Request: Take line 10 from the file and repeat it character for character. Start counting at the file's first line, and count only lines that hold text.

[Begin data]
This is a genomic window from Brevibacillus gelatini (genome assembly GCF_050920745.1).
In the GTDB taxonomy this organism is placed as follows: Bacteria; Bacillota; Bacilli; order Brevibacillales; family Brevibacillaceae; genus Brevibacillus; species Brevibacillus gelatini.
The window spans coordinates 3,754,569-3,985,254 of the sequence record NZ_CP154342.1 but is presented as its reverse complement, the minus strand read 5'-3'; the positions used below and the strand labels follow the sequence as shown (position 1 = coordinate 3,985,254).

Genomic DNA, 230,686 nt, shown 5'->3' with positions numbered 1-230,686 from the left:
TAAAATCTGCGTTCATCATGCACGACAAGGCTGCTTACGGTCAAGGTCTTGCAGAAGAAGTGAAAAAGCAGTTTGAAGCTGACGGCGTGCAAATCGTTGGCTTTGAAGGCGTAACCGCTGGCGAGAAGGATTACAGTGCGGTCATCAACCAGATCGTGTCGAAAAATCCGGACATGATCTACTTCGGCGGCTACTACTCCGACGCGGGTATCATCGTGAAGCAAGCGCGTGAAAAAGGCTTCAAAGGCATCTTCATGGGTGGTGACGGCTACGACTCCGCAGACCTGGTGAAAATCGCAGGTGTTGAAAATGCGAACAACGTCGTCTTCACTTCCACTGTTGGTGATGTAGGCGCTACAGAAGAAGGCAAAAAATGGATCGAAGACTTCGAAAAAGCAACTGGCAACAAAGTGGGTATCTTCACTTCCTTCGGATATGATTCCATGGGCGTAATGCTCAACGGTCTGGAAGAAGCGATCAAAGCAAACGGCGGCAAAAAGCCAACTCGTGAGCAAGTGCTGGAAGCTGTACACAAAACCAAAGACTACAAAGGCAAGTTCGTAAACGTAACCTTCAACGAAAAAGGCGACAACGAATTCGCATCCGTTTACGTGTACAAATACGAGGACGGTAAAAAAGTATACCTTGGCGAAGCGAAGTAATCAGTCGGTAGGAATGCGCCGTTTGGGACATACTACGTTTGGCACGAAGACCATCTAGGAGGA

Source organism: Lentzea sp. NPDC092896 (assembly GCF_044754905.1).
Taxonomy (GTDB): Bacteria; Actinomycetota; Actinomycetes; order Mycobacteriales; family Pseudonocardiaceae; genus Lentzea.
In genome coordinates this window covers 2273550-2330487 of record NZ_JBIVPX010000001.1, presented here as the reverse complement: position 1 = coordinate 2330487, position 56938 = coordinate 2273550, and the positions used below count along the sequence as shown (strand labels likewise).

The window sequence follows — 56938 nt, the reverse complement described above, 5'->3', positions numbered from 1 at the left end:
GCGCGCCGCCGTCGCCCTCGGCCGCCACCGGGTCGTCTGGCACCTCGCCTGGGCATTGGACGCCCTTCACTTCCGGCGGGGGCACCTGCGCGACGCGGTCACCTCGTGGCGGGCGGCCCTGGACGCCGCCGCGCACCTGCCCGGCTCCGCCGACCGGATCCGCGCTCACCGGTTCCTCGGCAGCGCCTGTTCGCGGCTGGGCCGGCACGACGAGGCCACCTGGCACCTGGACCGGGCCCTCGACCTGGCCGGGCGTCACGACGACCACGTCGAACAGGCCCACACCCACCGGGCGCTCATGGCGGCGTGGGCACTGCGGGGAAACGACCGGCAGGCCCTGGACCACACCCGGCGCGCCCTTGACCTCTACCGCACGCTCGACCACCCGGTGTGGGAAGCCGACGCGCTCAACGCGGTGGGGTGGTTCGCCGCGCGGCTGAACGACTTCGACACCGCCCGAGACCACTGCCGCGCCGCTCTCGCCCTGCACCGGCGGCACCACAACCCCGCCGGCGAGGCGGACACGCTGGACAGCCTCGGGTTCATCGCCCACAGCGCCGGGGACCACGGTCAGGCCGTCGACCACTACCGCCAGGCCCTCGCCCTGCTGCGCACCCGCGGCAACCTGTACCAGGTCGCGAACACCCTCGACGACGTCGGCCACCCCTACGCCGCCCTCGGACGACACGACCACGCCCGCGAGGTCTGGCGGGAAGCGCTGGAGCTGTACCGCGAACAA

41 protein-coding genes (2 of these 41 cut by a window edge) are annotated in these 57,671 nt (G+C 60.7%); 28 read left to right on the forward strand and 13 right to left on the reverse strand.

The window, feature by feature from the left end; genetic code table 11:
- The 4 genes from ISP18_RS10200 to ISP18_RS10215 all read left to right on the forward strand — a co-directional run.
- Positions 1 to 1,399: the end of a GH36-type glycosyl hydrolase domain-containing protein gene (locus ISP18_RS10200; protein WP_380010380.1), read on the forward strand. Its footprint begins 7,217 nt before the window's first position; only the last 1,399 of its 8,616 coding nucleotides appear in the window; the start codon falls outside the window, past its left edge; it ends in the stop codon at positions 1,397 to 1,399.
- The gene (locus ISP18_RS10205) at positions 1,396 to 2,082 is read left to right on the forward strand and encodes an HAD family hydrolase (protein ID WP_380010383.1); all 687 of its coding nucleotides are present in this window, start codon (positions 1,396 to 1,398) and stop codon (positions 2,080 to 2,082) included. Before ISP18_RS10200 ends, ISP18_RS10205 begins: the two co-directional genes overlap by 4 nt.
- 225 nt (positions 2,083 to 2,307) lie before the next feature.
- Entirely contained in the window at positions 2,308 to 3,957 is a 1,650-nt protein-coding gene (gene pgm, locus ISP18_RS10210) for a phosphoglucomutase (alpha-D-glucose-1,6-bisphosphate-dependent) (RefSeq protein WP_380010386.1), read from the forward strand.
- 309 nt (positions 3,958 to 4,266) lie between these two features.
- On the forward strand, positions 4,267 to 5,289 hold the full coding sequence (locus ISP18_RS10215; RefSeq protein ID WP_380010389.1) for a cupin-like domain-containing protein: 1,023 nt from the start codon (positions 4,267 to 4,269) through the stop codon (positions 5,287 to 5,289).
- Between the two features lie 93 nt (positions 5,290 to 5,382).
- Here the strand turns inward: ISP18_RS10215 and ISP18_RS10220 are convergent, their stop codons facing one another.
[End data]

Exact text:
GCGCGCCGCCGTCGCCCTCGGCCGCCACCGGGTCGTCTGGCACCTCGCCTGGGCATTGGACGCCCTTCACTTCCGGCGGGGGCACCTGCGCGACGCGGTCACCTCGTGGCGGGCGGCCCTGGACGCCGCCGCGCACCTGCCCGGCTCCGCCGACCGGATCCGCGCTCACCGGTTCCTCGGCAGCGCCTGTTCGCGGCTGGGCCGGCACGACGAGGCCACCTGGCACCTGGACCGGGCCCTCGACCTGGCCGGGCGTCACGACGACCACGTCGAACAGGCCCACACCCACCGGGCGCTCATGGCGGCGTGGGCACTGCGGGGAAACGACCGGCAGGCCCTGGACCACACCCGGCGCGCCCTTGACCTCTACCGCACGCTCGACCACCCGGTGTGGGAAGCCGACGCGCTCAACGCGGTGGGGTGGTTCGCCGCGCGGCTGAACGACTTCGACACCGCCCGAGACCACTGCCGCGCCGCTCTCGCCCTGCACCGGCGGCACCACAACCCCGCCGGCGAGGCGGACACGCTGGACAGCCTCGGGTTCATCGCCCACAGCGCCGGGGACCACGGTCAGGCCGTCGACCACTACCGCCAGGCCCTCGCCCTGCTGCGCACCCGCGGCAACCTGTACCAGGTCGCGAACACCCTCGACGACGTCGGCCACCCCTACGCCGCCCTCGGACGACACGACCACGCCCGCGAGGTCTGGCGGGAAGCGCTGGAGCTGTACCGCGAACAA